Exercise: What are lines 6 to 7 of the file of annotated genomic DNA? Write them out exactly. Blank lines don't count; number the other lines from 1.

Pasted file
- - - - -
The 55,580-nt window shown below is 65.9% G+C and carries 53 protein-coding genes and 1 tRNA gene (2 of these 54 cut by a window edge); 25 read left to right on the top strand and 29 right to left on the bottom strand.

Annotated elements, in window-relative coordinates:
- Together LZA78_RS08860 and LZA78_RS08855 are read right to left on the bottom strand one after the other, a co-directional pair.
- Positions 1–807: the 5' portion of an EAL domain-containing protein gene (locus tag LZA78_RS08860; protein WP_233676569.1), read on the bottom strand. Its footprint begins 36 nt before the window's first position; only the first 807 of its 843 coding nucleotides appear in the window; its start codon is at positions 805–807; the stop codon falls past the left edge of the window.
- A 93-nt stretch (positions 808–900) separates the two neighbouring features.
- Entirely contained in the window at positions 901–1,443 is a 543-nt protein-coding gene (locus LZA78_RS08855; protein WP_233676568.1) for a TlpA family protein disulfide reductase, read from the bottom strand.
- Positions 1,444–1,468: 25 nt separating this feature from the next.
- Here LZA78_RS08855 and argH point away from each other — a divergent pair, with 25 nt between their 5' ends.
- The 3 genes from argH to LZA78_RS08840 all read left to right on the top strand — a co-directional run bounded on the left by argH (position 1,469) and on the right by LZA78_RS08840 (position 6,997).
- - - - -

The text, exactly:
- Entirely contained in the window at positions 901–1,443 is a 543-nt protein-coding gene (locus LZA78_RS08855; protein WP_233676568.1) for a TlpA family protein disulfide reductase, read from the bottom strand.
- Positions 1,444–1,468: 25 nt separating this feature from the next.